From Dahr’s weblog:
Several of us are sitting in the hotel room having lunch, watching the news trying to keep up with the violence daily engulfing Iraq. Let me give you a quick rundown from the last 24 hours.
Late last night fighting continued in Sadr City between the Mehdi Army and occupation forces … leaving at least five Iraqis dead, three of them civilians.
This morning the Republican Palace, where Bremer is headquartered, was blasted by a rocket.
Shortly after 9 this morning, a huge blast rocked Baghdad when a car bomb detonated near Camp Cuervo, a U.S. Army Camp in the northern part of the capital. The explosion left 12 Iraqis dead, 4 of whom were policemen.
Another car bomb exploded this evening north of Baghdad in an attack on U.S. troops killing one soldier and wounding 2.
According to the Washington Post, there have been 16 car bombs this month thus far, and today is June 13th.
Assassinations of government officials continue unabated. Last night in Baquba, an attempt on Majeed Almani Mahal, a senior Iraqi Police official, left him wounded in a local hospital.
Also yesterday, the chief of the border police in Iraq, Major General Hussein Mustafa Abdul-Kareem was wounded when assassins attacked his convoy in Baghdad.
The attempts grew more lethal yesterday when the Iraqi deputy foreign minister, Bassam Kubba was shot dead while driving to work.
Today Kamal al-Jarah, an official from the Education Ministry, was assassinated near his home.
While we were watching all of this news, small, black helicopters of special operations forces and private security contractors buzzed like flies over central Baghdad and sirens blared randomly from the blazingly hot streets.
As footage of cars with broken glass and bullet holes in their frames flashed across the screen of the television, my friend’s translator, Hamid, an older man who has grown weary of the violence, said softly: "It has begun. These are only the start, and they will not stop. Even after June 30th."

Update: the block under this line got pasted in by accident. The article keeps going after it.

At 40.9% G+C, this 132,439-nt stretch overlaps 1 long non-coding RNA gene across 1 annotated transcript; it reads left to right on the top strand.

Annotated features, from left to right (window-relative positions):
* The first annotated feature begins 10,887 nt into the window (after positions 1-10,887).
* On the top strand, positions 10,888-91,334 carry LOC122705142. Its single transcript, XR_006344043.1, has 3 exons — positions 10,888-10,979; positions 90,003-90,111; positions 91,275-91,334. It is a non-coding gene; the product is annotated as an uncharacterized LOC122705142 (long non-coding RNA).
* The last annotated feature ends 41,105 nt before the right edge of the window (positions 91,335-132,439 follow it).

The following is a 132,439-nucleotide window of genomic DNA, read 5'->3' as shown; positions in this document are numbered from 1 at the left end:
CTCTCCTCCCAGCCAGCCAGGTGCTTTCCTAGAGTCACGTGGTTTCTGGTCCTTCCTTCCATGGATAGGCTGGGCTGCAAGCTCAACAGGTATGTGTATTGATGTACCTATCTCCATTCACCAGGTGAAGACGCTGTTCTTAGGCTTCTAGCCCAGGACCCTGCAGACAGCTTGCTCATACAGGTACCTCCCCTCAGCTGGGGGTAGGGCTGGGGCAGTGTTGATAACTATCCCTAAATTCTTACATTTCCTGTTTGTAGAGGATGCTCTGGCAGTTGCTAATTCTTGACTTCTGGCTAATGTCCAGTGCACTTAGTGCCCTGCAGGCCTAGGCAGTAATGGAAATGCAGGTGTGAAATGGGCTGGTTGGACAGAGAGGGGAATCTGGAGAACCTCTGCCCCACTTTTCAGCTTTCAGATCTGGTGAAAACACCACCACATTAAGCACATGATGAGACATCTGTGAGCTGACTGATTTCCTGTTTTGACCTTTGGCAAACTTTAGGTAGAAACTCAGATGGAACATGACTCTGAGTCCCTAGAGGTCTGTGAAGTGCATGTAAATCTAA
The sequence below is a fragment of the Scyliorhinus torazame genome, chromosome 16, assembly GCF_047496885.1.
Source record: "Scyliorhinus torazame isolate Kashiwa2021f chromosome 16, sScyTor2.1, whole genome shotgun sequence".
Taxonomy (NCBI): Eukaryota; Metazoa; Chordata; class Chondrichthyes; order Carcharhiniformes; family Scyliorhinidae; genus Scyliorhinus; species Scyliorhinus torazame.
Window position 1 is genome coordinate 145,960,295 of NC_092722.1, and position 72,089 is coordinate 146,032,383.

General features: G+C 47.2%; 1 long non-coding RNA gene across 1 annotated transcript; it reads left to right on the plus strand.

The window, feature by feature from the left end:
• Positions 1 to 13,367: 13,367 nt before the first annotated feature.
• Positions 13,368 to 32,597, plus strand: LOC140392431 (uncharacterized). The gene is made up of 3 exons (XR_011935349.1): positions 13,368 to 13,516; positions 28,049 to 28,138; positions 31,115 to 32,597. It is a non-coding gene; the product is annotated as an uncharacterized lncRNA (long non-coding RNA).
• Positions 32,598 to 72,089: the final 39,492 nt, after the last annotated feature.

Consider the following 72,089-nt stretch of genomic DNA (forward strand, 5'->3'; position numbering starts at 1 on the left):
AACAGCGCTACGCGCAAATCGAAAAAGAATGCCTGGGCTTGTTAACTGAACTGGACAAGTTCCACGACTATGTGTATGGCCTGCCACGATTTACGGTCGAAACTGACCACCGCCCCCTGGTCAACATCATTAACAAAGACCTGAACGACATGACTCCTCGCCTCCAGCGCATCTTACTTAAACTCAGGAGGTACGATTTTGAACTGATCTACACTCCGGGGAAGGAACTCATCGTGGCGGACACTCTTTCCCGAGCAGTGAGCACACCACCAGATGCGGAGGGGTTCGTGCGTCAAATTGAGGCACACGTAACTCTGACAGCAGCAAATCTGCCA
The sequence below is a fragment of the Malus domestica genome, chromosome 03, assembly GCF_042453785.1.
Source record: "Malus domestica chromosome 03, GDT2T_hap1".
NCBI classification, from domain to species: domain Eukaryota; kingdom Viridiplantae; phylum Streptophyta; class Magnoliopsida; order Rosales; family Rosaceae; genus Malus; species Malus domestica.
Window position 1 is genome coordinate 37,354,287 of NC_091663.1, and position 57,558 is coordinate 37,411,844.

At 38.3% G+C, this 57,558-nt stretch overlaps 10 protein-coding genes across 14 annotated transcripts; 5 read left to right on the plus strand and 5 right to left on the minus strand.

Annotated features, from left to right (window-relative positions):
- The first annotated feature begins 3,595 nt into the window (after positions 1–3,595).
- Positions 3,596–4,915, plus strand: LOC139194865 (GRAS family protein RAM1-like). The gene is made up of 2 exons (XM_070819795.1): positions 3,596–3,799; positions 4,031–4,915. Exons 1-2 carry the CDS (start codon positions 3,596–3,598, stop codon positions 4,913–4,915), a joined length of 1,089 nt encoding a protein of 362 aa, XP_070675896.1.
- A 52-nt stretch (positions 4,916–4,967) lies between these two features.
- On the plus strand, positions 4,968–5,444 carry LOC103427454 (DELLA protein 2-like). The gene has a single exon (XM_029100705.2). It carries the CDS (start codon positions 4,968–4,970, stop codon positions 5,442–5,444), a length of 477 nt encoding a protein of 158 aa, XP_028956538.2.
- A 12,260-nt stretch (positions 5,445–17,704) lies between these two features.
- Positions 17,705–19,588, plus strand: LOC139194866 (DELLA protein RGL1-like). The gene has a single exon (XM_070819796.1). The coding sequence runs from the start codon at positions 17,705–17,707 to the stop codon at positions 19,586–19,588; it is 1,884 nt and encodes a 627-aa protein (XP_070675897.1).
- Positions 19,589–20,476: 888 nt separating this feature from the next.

And the news of more assassinations continues to roll in. Last night Iyad Khorshid, a popular Kurdish cleric in Kirkuk, was killed in the city where tensions between the ethnic groups is rising each day.
All of this atop the ongoing killings of the intelligentsia in Baghdad, where over the last year of occupation there have been a monthly average of 10-15 assassination attempts on Iraqi professors, scientists and academics, about 5 of them successful each month.
Yet another example of this occurred today at Baghdad University, where a geography professor, Sabri al-Bayati, was executed in the streets.
Of course, foreign contractors can’t be left out of the slaughter. On this front, today we got the news that the brutally butchered body of a Lebanese construction worker was found yesterday near Fallujah. He had previously been kidnapped.
Nor can we forget about the journalists two Iraqis working for the U.S.-controlled Al-Iraqia TV station were found dead near the border of Syria. Apparently they were killed yesterday.
Lakhdar Brahimi announced his resignation yesterday from his position of the UN envoy to Iraq due to what he described as great difficulties and frustration from his assignment.
Not long ago Brahimi said: "Bremer is the dictator of Iraq. He has the money. He has the signature. Nothing happens without his agreement in this country."
Presenting what was apparently the U.S. idea of a solution, Brigadier General Mark Kimmitt said of the military plans in Iraq after the "handover" on June 30th; "We will not be pulling out of the cities. We will not be relocating."